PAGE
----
One thing that is always important to remember is to be courteous and follow instructions when picking pallets up as most of these sources are places of business and would prefer that you don’t interfere with their business operations and also there may be safety risks in some areas.
In addition to the supplies that I already listed, a thorough search online will reveal several potential sources of free samples for foods, beverages, cleaning products, pet foods, etc.
Emergency preparedness websites are constantly featuring sources of free information like online training courses, webinars, manuals and helpful articles. Some of the big information sources that can be found on these sites are the manuals that can be found like the LDS Preparedness Manual, military manuals and government emergency preparedness guides.
Unfortunately, some of this information is only good for entertainment as it can be wildly inaccurate, harmful and/or even just plain made up. Careful scrutiny while reviewing information is always highly recommended so that only helpful information is relied upon. A safe guideline to follow is to lean more heavily on published guides from credible sources and articles from well-known and well-established websites.
Personal Liberty's On Your Own section is a treasure trove of information on survival and emergency preparedness. Another good site that I cannot recommend enough is prepperwebsite.com. Not only does PrepperWebsite feature a wealth of emergency preparedness knowledge itself, but there is also a grossly comprehensive listing of other related websites where free information can be found.
In an effort to be very clear up front, I do not advocate that any person agree to volunteer or become part of an organization for the purpose of receiving any type of free or reduced training.
With that being said, there are some opportunities where individuals can get free training that can potentially be useful for emergency preparedness like CPR and First Aid. Some of these opportunities include volunteering in medical facilities, schools and even as a firefighter. Like I said, only volunteer for opportunities that you are passionate about and would do even if there were no free training involved.
These sites say they offer free classes.
There are additional opportunities for very affordable training that can be found from private organizations, educational institutions and some government agencies. A great educational opportunity that is available locally for us is a home canning university that is put on by the local extension service where participants can receive two full days of training in how to preserve food with the use of water bath canning. The cost for this class is only $25.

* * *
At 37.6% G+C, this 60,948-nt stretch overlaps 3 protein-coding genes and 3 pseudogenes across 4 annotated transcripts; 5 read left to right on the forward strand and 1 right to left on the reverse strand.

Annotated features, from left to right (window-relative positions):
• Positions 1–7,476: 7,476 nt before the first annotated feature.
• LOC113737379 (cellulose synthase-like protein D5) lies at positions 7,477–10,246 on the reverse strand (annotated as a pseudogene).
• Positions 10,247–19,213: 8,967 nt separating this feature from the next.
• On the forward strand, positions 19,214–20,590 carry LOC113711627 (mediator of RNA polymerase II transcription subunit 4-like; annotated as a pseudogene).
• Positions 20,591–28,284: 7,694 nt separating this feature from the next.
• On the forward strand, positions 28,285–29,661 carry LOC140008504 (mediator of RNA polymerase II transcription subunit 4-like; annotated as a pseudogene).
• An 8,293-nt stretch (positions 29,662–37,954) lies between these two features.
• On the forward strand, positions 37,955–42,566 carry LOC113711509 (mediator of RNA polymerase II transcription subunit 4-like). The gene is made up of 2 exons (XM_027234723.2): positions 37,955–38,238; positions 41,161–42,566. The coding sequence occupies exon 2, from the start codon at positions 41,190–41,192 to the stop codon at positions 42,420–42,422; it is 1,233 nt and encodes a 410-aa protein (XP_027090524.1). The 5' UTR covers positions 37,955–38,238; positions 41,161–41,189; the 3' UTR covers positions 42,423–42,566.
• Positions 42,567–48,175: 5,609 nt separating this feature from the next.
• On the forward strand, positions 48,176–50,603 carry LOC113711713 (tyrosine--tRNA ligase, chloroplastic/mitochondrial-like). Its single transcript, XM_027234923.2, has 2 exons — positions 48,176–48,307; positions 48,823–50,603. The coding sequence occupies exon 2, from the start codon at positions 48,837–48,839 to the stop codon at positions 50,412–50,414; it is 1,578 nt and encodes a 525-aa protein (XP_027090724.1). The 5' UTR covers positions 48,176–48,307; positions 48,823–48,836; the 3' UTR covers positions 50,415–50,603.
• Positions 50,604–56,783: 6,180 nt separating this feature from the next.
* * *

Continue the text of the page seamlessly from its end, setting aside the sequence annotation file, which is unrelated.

Our hat is off to Liberty Digest for many of these suggestions…The Poor Man is a paid supporter of this site. As our readers know, we always offer many free resources.
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EMP Commission Warns Blackout Of Electricity, Food, Water To Last Year Or Longer With Huge Death Toll (Thomas R.)
“In the 1800s, the U.S. population was less than 60 million, and those people had many skills and assets necessary for survival without today’s infrastructure. An extended blackout today could result in the death of a large fraction of the American people through the effects of societal collapse, disease, and starvation. While national planning and preparation for such events could help mitigate the damage, few such actions are currently underway or even being contemplated,” added the executive summary.
Backpacking First-Aid Kit (Thomas R.)
Hikers are often surprised at the amount of redundant items they are carrying out of habit rather than necessity. And finally, remember that when it comes to backcountry first-aid, prevention is better than cure. Making objective decisions based on common sense and research (see Education below), should always be considered your first line of defence when heading out into the wilderness.
When I started my research, all I found was information from pseudo-doctors and “scientists” from across the internet. I found page after page of conflicting information regarding the human consumption of animal antibiotics. Many people with several initials behind their name gave me a variety of answers or simply beat around the bush. One MD would say XYZ, and another doctor would tell me ABC. Some would say that they thought it would be safe to use veterinarian drugs, but only in dire times or as a last resort. Others would warn against it entirely, and yet some would encourage their use in everyday applications. And so I set out to find the Truth. I wanted concrete information on the safety and efficacy of this particular endeavor.
There's such a thrill and joy in cooking over a campfire, beach bonfire, or even your backyard fire bowl. Foods roast and blister, developing a rich, smoky flavor unlike anything else. But unless cooking over an open flame is a regular ritual for you, mastering this art requires an awareness of the most common mistakes that foil the best of intentions. Here are five pitfalls to avoid when cooking over an open fire this summer.
A Smoking Frog Feature, Shallow Planet Production